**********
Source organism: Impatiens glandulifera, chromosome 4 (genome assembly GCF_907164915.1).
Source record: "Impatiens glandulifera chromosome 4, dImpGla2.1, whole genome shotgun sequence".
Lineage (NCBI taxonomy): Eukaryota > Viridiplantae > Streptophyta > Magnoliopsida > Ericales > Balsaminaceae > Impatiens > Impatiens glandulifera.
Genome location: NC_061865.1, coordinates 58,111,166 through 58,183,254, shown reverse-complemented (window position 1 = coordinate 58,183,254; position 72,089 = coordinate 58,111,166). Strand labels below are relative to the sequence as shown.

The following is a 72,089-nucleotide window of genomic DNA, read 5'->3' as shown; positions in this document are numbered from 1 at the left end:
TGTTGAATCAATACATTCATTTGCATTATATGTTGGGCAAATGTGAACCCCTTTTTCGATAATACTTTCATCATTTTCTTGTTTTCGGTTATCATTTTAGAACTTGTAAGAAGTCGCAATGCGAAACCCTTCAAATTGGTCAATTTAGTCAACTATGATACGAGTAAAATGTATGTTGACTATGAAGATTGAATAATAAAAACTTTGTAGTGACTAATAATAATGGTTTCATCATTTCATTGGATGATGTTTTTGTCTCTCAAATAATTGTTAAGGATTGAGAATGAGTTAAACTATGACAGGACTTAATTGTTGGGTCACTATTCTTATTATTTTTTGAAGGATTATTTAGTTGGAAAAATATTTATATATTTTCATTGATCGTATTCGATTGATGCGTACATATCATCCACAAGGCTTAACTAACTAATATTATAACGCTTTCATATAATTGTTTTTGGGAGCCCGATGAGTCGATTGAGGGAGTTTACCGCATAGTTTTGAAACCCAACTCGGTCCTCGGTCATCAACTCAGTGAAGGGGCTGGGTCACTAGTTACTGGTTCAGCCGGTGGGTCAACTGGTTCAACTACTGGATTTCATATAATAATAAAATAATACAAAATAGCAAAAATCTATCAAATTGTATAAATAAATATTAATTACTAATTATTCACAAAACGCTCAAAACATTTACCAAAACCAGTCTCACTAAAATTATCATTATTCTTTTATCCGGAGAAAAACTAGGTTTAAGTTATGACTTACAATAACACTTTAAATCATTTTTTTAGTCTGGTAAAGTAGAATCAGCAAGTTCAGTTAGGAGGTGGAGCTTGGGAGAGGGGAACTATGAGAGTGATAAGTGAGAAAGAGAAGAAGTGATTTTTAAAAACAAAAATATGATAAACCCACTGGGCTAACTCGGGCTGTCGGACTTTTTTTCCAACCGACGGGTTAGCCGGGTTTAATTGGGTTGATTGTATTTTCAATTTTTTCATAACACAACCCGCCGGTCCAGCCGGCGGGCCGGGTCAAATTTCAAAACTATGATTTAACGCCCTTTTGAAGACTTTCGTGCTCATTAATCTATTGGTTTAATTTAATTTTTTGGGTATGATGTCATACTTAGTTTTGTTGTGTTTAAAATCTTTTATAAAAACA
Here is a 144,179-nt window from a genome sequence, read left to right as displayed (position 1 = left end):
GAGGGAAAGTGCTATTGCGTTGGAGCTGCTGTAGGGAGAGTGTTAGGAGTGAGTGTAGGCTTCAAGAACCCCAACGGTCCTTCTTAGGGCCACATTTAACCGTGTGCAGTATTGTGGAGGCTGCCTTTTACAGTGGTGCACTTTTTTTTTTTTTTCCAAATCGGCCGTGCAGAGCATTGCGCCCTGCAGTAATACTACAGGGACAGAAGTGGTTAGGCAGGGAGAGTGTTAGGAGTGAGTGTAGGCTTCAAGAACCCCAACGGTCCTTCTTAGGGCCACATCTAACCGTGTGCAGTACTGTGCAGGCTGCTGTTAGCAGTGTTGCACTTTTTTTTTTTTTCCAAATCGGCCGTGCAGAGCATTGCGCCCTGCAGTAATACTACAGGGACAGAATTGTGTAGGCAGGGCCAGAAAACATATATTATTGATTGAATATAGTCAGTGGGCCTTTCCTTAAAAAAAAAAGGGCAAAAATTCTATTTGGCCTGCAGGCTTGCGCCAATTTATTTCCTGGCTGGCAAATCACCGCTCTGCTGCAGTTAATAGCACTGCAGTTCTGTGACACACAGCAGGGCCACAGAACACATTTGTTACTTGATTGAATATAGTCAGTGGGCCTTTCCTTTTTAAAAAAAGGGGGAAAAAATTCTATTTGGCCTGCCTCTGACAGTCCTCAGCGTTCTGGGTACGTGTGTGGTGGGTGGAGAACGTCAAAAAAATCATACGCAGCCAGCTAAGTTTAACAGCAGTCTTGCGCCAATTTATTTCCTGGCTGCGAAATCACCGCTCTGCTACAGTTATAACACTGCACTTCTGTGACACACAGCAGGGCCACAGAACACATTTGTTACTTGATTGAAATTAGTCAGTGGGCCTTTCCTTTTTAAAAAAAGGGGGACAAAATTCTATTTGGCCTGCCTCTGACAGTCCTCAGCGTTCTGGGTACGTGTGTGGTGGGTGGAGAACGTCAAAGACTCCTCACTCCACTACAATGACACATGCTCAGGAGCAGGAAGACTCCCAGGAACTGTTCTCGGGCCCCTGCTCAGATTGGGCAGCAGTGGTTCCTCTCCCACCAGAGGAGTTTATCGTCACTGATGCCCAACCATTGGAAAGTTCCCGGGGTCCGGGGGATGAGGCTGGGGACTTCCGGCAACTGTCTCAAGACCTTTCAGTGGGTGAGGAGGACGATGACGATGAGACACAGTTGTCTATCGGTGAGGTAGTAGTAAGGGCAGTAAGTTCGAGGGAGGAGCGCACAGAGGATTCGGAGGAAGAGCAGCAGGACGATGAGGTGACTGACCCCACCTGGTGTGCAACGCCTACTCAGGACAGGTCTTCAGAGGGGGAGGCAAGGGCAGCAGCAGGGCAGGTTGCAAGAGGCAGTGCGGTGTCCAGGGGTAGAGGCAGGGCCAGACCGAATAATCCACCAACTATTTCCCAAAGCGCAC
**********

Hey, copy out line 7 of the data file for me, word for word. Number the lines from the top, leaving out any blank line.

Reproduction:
Here is a 144,179-nt window from a genome sequence, read left to right as displayed (position 1 = left end):